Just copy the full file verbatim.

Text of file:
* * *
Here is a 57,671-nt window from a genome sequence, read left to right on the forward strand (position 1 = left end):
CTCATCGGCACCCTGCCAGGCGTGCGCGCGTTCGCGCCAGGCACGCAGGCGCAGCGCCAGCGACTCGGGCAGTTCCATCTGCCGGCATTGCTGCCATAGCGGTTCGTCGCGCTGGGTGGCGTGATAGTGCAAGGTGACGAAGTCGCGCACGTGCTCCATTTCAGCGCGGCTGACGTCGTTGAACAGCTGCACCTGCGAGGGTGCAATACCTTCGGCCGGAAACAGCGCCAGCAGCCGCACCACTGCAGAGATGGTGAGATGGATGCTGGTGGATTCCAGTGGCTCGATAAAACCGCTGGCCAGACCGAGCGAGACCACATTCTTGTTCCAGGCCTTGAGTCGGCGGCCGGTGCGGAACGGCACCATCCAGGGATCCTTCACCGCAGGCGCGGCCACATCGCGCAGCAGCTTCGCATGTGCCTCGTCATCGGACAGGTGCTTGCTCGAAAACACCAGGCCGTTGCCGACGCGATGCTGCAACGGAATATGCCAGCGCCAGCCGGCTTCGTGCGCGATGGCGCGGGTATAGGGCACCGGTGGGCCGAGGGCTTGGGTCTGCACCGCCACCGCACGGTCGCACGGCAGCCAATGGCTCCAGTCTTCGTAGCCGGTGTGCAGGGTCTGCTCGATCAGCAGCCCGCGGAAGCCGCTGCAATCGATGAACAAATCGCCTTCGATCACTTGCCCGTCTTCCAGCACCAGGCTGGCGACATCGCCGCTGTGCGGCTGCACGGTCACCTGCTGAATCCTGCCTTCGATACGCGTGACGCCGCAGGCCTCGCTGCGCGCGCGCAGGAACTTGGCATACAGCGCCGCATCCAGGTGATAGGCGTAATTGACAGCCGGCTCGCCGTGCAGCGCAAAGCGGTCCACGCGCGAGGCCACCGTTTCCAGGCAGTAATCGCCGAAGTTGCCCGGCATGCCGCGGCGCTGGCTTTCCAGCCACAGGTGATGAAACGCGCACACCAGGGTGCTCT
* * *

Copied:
Here is a 57,671-nt window from a genome sequence, read left to right on the forward strand (position 1 = left end):
CTCATCGGCACCCTGCCAGGCGTGCGCGCGTTCGCGCCAGGCACGCAGGCGCAGCGCCAGCGACTCGGGCAGTTCCATCTGCCGGCATTGCTGCCATAGCGGTTCGTCGCGCTGGGTGGCGTGATAGTGCAAGGTGACGAAGTCGCGCACGTGCTCCATTTCAGCGCGGCTGACGTCGTTGAACAGCTGCACCTGCGAGGGTGCAATACCTTCGGCCGGAAACAGCGCCAGCAGCCGCACCACTGCAGAGATGGTGAGATGGATGCTGGTGGATTCCAGTGGCTCGATAAAACCGCTGGCCAGACCGAGCGAGACCACATTCTTGTTCCAGGCCTTGAGTCGGCGGCCGGTGCGGAACGGCACCATCCAGGGATCCTTCACCGCAGGCGCGGCCACATCGCGCAGCAGCTTCGCATGTGCCTCGTCATCGGACAGGTGCTTGCTCGAAAACACCAGGCCGTTGCCGACGCGATGCTGCAACGGAATATGCCAGCGCCAGCCGGCTTCGTGCGCGATGGCGCGGGTATAGGGCACCGGTGGGCCGAGGGCTTGGGTCTGCACCGCCACCGCACGGTCGCACGGCAGCCAATGGCTCCAGTCTTCGTAGCCGGTGTGCAGGGTCTGCTCGATCAGCAGCCCGCGGAAGCCGCTGCAATCGATGAACAAATCGCCTTCGATCACTTGCCCGTCTTCCAGCACCAGGCTGGCGACATCGCCGCTGTGCGGCTGCACGGTCACCTGCTGAATCCTGCCTTCGATACGCGTGACGCCGCAGGCCTCGCTGCGCGCGCGCAGGAACTTGGCATACAGCGCCGCATCCAGGTGATAGGCGTAATTGACAGCCGGCTCGCCGTGCAGCGCAAAGCGGTCCACGCGCGAGGCCACCGTTTCCAGGCAGTAATCGCCGAAGTTGCCCGGCATGCCGCGGCGCTGGCTTTCCAGCCACAGGTGATGAAACGCGCACACCAGGGTGCTCT